• Outdoor Education supports improved standards back INSIDE the classroom, raising attainment, reducing truancy and improving discipline (The Council for Learning Outside the Classroom, 2014)
  • Outdoor Education is known to contribute significantly to raising standards & improving pupils’ personal, social & emotional development. It also contributes to the quality and depth of learning (OFSTED, Learning Outside the Classroom, How far should you go, 2008)
  • Outdoor Education enables children to interact in new ways with their peers and adults, improving relationships between teachers and pupils, particularly with those students who are hard to reach in the classroom environment
  • Outdoor Education is effective in delivering learning outcomes across all areas of the curriculum including literacy, numeracy, science, history, geography and IT and has the most impact when opportunities to learn outside the classroom are frequent, continuous and progressive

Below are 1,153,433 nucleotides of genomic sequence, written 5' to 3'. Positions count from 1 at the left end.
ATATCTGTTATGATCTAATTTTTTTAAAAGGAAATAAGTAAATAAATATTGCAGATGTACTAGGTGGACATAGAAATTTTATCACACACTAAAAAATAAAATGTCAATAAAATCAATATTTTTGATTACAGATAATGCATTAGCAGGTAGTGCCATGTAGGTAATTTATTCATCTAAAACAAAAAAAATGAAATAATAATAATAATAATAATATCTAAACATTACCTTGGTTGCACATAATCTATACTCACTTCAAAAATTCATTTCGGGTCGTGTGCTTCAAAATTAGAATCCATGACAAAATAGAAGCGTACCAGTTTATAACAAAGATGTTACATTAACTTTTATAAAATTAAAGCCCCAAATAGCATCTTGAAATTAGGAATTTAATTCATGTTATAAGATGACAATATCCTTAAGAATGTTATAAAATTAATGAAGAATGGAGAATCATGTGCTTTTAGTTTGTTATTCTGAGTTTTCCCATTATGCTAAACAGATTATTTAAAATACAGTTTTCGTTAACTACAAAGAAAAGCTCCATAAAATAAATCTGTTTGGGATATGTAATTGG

• OFSTED says that LOtC is crucial to delivering a broad and balanced curriculum (response to Select Committee review, October 2010)
  • Review of meta analysis of 97 studies on OE finds positive results : Hattie, J. A., Marsh, H. W., Neill, J. T. & Richards, G. E. (1997). Adventure education and Outward Bound: Out-of-class experiences that have a lasting effectReview of Educational Research67, 43-87.